12:00pm PT by Carolyn Giardina
'Whiplash': Editing Miles Teller's Drumming, 'French Connection' Inspiration
A year ago, Tom Cross — who started his career editing commercials in New York before moving to the indie film world — was readying his third feature for Sundance: Whiplash, a $3.1 million indie, shot in just 19 days, that was written and directed by Damien Chazelle. He had no idea that less than 12 months later, he'd be in the Academy Awards conversation.
Whiplash follows the relationship between an ambitious young drummer, Andrew, played by Miles Teller, and his demanding instructor Fletcher (played by J.K. Simmons). The film's musical sequences are edited to pre-recorded music for the major scenes, including a dramatic finale that is set on stage at Carnegie Hall.
To do this, Teller had to transform into a world-class musician. “He did probably 99 percent of the drumming,” Cross reveals (similarly, he said Simmons played the piano in the film). “Miles was a pretty good drummer when he came in to do the movie, and they gave him lessons on jazz drums. ... There are also close ups of hand and some overheads that are a drum double.”
Read more 'Whiplash': Sundance Review
Editing involved picking the right clips to match the tracks, and some tricks in the cutting room. “Most of the time, Miles was very close in his drumming, to match sync. On occasion we had to help him a little with some editing manipulation,” Cross says.
For instance, there’s a portion of the final performance during which there’s an extreme close up of the drums sticks slowing down and then speeding up. “The sync [to the music] was close but not perfect. We couldn’t alter the soundtrack and couldn’t slow or speed up the music; that would have been immediately obvious. I needed to line the pictures up, manually, for every drum hit. The most precise way was with jump cuts and to take out frames. And this had to be imperceptible.”
Chazelle had big ambitions for the film. “He always said he wanted the music scenes to feel like the fight scenes in Raging Bull, meaning that instead of being gentle and melodic, to feel violent and brutal. He wanted Whiplash to be an action thriller first and music movie last," says Cross.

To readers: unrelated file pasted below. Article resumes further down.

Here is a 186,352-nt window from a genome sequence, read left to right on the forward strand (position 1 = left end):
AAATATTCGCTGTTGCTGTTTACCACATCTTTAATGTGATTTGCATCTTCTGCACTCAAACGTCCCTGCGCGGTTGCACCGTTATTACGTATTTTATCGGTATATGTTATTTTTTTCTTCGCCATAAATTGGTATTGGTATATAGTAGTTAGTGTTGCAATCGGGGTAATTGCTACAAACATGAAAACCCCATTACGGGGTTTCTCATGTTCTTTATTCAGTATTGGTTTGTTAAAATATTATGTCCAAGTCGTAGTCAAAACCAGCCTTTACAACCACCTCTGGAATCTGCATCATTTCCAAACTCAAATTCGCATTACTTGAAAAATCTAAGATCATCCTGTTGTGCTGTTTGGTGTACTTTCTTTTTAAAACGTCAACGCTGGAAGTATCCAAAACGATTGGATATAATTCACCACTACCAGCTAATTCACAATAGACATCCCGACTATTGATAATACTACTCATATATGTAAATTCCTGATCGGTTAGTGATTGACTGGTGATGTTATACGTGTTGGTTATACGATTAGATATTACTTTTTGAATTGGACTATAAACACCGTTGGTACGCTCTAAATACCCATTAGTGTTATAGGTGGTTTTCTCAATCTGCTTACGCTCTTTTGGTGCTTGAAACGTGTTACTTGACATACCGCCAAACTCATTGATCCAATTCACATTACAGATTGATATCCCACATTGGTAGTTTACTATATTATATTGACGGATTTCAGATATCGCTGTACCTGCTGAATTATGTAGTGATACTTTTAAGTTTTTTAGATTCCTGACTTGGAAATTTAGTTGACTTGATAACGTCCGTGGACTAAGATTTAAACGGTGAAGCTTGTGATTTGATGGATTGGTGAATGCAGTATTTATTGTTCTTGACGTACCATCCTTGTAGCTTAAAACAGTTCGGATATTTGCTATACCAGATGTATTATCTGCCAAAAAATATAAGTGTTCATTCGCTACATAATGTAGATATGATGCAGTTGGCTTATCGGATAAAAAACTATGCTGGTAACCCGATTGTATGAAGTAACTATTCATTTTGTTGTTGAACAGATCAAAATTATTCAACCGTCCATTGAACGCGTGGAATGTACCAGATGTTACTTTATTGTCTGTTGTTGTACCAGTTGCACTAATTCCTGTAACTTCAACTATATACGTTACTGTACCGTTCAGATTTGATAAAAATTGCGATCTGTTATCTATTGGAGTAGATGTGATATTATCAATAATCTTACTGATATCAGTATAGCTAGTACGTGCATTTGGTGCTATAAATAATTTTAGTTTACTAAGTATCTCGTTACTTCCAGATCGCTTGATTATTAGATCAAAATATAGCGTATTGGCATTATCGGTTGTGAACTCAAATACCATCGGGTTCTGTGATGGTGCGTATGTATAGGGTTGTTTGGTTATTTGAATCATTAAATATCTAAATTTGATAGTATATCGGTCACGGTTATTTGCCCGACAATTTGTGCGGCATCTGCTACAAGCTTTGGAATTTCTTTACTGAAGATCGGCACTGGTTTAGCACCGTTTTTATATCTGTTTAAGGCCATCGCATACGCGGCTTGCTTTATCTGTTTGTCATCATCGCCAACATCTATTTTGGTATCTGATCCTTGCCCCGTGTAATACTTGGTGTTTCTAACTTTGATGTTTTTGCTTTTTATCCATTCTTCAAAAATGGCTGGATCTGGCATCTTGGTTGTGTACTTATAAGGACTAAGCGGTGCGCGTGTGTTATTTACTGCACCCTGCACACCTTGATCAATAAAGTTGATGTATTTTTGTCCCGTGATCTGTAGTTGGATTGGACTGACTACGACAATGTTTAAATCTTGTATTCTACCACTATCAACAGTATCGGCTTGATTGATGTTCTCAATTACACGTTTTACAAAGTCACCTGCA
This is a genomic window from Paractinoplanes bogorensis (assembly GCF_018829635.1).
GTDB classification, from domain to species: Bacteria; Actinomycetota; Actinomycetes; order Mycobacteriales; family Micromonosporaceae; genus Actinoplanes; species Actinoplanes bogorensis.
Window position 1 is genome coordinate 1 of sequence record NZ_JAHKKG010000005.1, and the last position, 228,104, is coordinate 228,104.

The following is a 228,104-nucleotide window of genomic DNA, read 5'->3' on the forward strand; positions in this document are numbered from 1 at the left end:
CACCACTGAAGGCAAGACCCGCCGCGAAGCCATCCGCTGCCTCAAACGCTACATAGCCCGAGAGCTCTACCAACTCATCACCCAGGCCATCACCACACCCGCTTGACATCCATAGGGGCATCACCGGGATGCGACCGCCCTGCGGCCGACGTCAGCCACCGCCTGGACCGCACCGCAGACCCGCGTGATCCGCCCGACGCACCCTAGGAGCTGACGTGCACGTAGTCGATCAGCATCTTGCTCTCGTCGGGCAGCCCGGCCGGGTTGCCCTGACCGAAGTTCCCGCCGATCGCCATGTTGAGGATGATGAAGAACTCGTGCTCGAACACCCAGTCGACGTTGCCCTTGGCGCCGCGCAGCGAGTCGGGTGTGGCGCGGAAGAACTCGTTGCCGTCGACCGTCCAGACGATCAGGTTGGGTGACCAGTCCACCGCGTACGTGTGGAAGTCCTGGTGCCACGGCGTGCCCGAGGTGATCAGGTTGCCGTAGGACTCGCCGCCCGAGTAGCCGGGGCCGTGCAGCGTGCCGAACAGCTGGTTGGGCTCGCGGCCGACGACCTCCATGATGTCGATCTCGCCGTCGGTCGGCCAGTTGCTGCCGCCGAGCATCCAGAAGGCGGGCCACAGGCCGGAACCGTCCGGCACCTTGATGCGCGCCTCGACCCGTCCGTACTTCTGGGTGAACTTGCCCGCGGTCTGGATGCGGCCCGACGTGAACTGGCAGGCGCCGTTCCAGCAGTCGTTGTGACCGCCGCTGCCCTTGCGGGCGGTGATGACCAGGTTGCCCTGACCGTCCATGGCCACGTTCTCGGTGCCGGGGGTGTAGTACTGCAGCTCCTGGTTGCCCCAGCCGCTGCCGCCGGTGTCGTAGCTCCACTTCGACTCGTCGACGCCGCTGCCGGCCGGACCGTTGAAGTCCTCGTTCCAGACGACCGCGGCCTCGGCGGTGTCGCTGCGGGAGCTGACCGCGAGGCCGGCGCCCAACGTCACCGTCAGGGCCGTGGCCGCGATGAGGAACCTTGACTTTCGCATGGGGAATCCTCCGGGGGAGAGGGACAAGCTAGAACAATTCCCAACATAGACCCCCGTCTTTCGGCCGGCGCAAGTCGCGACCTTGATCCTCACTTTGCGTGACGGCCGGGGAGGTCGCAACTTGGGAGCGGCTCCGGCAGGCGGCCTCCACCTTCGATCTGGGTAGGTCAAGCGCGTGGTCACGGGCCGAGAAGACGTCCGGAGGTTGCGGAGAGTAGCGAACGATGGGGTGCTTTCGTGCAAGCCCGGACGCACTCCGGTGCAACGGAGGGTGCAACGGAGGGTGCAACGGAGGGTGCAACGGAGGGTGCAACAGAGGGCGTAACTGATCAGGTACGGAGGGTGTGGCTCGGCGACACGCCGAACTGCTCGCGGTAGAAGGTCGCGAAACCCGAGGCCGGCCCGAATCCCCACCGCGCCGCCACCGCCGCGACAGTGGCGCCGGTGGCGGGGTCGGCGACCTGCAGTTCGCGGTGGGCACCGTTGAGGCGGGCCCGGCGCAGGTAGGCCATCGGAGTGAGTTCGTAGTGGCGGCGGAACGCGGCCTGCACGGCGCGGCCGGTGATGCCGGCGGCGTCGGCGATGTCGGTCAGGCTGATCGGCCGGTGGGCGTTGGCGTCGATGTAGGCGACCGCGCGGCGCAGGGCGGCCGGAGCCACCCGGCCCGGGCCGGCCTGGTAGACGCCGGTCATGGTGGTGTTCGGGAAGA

Watch more 'Whiplash' Trailer
[Warning: Spoilers ahead!]
Cross adds that the director wanted to create a big editorial set piece in the finale. “He wanted that moment where [Teller] makes the decision to walk back onto the stage [and continue to perform] to feel like the end of The Wild Bunch when they decide to go out in a blaze of glory — that he was throwing in the kitchen sink,” he says, adding that for the final performance, “[Chazelle] was well prepared and did storyboard and even crude animatics. I used that to put together the first assembly, but when we looked at the first cut, it functioned by didn’t have any soul."
"We realized we needed to really inject our characters in there and see their relationship — their looks at each other and the characters’ arc. It was important to move [Teller] from starting in a place of anger to a sublime place when he basically becomes the next Buddy Rich. [Simmons] starts in a place of anger and humiliation, and is slowly won over and happy he found his Charlie Parker. Without these character arcs you just had a music video and not a scene as deep and intense as it could be.”
In approaching that scene, they also referenced the car chase from The French Connection and the way that scene incorporated Gene Hackman’s character. “[Chazelle] wanted to look at the [Whiplash] finale in the same way."
For Cross’ next project, he’s reteaming with the writer/director on La La Land — "a love letter to the ‘50s and ‘60s MGM musicals.” But thanks to Whiplash, this time they have Lionsgate as a distributor, and presumably, a bigger budget and more time.